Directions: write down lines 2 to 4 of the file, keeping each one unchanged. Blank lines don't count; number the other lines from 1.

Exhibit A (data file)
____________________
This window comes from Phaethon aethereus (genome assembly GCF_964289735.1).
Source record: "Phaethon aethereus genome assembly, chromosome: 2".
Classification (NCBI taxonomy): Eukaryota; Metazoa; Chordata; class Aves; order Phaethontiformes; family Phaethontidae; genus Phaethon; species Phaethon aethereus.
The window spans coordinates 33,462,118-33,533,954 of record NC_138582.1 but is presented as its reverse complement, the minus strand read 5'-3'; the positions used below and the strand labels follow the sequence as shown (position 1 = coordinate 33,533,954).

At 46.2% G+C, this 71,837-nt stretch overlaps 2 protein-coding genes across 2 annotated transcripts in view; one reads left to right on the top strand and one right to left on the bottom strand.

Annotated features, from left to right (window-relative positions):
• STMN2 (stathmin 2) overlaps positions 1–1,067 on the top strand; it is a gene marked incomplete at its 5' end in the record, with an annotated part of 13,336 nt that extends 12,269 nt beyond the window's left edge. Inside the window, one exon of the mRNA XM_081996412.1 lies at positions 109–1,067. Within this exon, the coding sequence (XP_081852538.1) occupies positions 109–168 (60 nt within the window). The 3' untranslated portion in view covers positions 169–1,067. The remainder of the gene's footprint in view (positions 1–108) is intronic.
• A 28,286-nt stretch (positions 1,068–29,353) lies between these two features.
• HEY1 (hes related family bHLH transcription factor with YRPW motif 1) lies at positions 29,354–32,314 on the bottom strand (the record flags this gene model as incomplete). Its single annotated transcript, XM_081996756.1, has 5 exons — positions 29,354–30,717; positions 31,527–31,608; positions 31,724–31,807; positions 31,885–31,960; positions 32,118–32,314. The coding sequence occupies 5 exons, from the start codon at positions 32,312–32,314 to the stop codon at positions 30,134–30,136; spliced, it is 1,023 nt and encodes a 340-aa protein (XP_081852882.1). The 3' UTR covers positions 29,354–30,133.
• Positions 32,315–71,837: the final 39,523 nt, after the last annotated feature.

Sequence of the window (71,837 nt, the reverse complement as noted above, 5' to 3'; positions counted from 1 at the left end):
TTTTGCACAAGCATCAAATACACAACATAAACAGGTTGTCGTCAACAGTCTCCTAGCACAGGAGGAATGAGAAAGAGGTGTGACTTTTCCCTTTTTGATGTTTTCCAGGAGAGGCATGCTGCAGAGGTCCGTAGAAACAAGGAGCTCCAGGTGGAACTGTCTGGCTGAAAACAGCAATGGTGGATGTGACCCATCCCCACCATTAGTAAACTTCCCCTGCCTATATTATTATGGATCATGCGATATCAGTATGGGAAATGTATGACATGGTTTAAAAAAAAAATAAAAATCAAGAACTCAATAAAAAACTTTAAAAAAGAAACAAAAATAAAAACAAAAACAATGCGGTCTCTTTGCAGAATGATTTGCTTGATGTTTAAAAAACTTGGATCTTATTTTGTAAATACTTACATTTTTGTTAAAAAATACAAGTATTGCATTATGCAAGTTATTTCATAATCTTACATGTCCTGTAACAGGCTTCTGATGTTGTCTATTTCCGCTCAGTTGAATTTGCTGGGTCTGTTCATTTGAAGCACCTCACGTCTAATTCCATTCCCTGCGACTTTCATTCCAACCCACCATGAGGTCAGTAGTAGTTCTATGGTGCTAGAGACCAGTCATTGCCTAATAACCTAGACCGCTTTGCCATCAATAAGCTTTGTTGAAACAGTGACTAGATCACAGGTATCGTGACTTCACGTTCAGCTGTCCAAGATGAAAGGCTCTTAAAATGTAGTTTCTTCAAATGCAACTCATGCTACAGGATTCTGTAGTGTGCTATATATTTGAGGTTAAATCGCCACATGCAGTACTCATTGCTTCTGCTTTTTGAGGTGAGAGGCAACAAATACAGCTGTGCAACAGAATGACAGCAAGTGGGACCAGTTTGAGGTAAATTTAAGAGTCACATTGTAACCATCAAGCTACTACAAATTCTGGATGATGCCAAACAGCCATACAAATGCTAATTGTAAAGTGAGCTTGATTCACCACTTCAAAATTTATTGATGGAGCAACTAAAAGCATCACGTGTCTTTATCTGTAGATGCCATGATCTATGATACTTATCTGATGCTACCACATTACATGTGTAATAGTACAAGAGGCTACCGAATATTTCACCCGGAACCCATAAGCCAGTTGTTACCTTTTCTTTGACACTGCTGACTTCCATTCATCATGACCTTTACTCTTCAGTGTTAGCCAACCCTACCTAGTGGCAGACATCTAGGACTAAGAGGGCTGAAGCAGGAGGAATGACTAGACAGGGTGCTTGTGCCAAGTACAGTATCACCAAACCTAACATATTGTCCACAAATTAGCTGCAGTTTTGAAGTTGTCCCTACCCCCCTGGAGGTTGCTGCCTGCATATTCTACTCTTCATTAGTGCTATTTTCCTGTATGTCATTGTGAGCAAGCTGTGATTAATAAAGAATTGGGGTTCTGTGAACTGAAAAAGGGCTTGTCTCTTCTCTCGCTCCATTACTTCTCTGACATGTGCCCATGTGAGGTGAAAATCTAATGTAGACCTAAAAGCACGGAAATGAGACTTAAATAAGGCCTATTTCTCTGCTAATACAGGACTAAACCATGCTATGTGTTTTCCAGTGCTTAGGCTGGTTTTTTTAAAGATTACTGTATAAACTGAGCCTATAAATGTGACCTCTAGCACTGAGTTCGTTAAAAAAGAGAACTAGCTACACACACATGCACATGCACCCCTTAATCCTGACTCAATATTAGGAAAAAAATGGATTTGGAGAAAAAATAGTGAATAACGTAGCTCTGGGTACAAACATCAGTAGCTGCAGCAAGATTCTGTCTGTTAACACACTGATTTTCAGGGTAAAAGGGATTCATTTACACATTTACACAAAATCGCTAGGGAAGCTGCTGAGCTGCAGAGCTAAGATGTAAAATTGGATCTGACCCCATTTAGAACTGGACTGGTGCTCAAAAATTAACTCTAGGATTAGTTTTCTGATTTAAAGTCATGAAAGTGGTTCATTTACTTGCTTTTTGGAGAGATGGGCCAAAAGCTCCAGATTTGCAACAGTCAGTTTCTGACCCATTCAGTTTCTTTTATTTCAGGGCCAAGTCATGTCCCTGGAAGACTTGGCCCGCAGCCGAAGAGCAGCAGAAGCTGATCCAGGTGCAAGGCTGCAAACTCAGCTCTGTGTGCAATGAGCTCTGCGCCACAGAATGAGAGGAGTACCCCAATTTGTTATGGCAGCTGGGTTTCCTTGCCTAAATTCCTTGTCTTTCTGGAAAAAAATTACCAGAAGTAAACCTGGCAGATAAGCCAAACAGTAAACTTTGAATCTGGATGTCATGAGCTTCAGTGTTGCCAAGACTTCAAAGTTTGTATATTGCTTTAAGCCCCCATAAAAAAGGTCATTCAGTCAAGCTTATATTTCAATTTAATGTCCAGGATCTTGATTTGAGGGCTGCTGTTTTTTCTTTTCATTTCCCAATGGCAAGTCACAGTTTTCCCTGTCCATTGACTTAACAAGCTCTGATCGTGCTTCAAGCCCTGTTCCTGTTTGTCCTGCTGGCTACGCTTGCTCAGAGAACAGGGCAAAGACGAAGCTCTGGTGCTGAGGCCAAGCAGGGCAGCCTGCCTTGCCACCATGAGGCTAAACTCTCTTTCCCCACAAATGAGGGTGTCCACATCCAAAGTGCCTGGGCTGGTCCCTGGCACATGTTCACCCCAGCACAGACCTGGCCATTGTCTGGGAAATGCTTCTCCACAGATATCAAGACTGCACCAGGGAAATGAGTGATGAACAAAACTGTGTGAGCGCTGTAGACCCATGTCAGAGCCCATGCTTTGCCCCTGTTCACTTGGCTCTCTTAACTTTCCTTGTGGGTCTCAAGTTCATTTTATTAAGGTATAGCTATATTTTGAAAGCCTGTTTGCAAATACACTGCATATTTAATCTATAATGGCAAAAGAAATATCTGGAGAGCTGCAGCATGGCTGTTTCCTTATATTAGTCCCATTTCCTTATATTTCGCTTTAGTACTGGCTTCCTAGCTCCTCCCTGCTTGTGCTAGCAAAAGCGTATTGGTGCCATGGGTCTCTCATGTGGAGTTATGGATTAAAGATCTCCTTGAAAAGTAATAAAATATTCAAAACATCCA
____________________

Source record: "Phaethon aethereus genome assembly, chromosome: 2".
Classification (NCBI taxonomy): Eukaryota; Metazoa; Chordata; class Aves; order Phaethontiformes; family Phaethontidae; genus Phaethon; species Phaethon aethereus.
The window spans coordinates 33,462,118-33,533,954 of record NC_138582.1 but is presented as its reverse complement, the minus strand read 5'-3'; the positions used below and the strand labels follow the sequence as shown (position 1 = coordinate 33,533,954).